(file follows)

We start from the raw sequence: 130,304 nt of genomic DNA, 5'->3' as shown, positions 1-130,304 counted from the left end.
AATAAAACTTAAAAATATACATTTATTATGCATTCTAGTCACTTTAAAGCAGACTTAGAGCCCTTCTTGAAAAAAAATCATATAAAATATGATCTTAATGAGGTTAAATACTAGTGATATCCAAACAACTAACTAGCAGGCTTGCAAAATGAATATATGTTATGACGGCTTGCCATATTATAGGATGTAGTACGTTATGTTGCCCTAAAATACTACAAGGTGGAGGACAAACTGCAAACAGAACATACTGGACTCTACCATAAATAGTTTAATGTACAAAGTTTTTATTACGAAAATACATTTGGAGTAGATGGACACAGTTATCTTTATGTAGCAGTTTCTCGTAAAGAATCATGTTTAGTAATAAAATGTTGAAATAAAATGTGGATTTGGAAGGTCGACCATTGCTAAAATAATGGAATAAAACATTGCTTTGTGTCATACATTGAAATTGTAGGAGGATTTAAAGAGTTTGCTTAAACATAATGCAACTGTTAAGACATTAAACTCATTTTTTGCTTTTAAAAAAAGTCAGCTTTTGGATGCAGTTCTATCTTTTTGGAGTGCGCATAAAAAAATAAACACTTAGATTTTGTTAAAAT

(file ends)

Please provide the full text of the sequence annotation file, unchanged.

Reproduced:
We start from the raw sequence: 130,304 nt of genomic DNA, 5'->3' as shown, positions 1-130,304 counted from the left end.
AATAAAACTTAAAAATATACATTTATTATGCATTCTAGTCACTTTAAAGCAGACTTAGAGCCCTTCTTGAAAAAAAATCATATAAAATATGATCTTAATGAGGTTAAATACTAGTGATATCCAAACAACTAACTAGCAGGCTTGCAAAATGAATATATGTTATGACGGCTTGCCATATTATAGGATGTAGTACGTTATGTTGCCCTAAAATACTACAAGGTGGAGGACAAACTGCAAACAGAACATACTGGACTCTACCATAAATAGTTTAATGTACAAAGTTTTTATTACGAAAATACATTTGGAGTAGATGGACACAGTTATCTTTATGTAGCAGTTTCTCGTAAAGAATCATGTTTAGTAATAAAATGTTGAAATAAAATGTGGATTTGGAAGGTCGACCATTGCTAAAATAATGGAATAAAACATTGCTTTGTGTCATACATTGAAATTGTAGGAGGATTTAAAGAGTTTGCTTAAACATAATGCAACTGTTAAGACATTAAACTCATTTTTTGCTTTTAAAAAAAGTCAGCTTTTGGATGCAGTTCTATCTTTTTGGAGTGCGCATAAAAAAATAAACACTTAGATTTTGTTAAAAT